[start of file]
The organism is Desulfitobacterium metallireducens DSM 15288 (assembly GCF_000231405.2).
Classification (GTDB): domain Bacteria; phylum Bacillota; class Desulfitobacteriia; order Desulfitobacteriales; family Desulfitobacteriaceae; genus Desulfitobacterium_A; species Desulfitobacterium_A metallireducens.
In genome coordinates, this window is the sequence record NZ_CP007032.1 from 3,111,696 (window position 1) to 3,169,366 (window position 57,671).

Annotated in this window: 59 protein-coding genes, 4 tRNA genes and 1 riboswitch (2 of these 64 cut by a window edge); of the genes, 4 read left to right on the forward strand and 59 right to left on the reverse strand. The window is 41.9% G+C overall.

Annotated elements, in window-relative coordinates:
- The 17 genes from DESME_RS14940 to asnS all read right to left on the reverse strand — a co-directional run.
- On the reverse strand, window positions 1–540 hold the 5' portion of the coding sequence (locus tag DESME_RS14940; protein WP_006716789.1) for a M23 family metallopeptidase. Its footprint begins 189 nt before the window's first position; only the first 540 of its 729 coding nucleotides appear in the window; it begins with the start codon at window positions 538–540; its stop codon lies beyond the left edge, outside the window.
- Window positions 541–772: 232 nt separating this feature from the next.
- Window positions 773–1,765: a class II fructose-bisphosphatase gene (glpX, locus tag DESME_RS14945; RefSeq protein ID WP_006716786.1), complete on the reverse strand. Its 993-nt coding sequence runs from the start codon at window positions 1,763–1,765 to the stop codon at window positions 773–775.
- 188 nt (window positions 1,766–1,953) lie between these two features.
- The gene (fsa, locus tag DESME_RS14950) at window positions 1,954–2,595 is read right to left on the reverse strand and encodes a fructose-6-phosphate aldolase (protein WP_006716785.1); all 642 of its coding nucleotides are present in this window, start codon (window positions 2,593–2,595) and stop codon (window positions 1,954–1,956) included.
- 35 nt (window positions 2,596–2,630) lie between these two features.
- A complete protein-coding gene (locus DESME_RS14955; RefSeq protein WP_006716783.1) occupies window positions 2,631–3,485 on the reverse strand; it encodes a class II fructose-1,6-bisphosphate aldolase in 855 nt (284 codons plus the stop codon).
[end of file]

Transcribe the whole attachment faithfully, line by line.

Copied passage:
The organism is Desulfitobacterium metallireducens DSM 15288 (assembly GCF_000231405.2).
Classification (GTDB): domain Bacteria; phylum Bacillota; class Desulfitobacteriia; order Desulfitobacteriales; family Desulfitobacteriaceae; genus Desulfitobacterium_A; species Desulfitobacterium_A metallireducens.
In genome coordinates, this window is the sequence record NZ_CP007032.1 from 3,111,696 (window position 1) to 3,169,366 (window position 57,671).

Annotated in this window: 59 protein-coding genes, 4 tRNA genes and 1 riboswitch (2 of these 64 cut by a window edge); of the genes, 4 read left to right on the forward strand and 59 right to left on the reverse strand. The window is 41.9% G+C overall.

Annotated elements, in window-relative coordinates:
- The 17 genes from DESME_RS14940 to asnS all read right to left on the reverse strand — a co-directional run.
- On the reverse strand, window positions 1–540 hold the 5' portion of the coding sequence (locus tag DESME_RS14940; protein WP_006716789.1) for a M23 family metallopeptidase. Its footprint begins 189 nt before the window's first position; only the first 540 of its 729 coding nucleotides appear in the window; it begins with the start codon at window positions 538–540; its stop codon lies beyond the left edge, outside the window.
- Window positions 541–772: 232 nt separating this feature from the next.
- Window positions 773–1,765: a class II fructose-bisphosphatase gene (glpX, locus tag DESME_RS14945; RefSeq protein ID WP_006716786.1), complete on the reverse strand. Its 993-nt coding sequence runs from the start codon at window positions 1,763–1,765 to the stop codon at window positions 773–775.
- 188 nt (window positions 1,766–1,953) lie between these two features.
- The gene (fsa, locus tag DESME_RS14950) at window positions 1,954–2,595 is read right to left on the reverse strand and encodes a fructose-6-phosphate aldolase (protein WP_006716785.1); all 642 of its coding nucleotides are present in this window, start codon (window positions 2,593–2,595) and stop codon (window positions 1,954–1,956) included.
- 35 nt (window positions 2,596–2,630) lie between these two features.
- A complete protein-coding gene (locus DESME_RS14955; RefSeq protein WP_006716783.1) occupies window positions 2,631–3,485 on the reverse strand; it encodes a class II fructose-1,6-bisphosphate aldolase in 855 nt (284 codons plus the stop codon).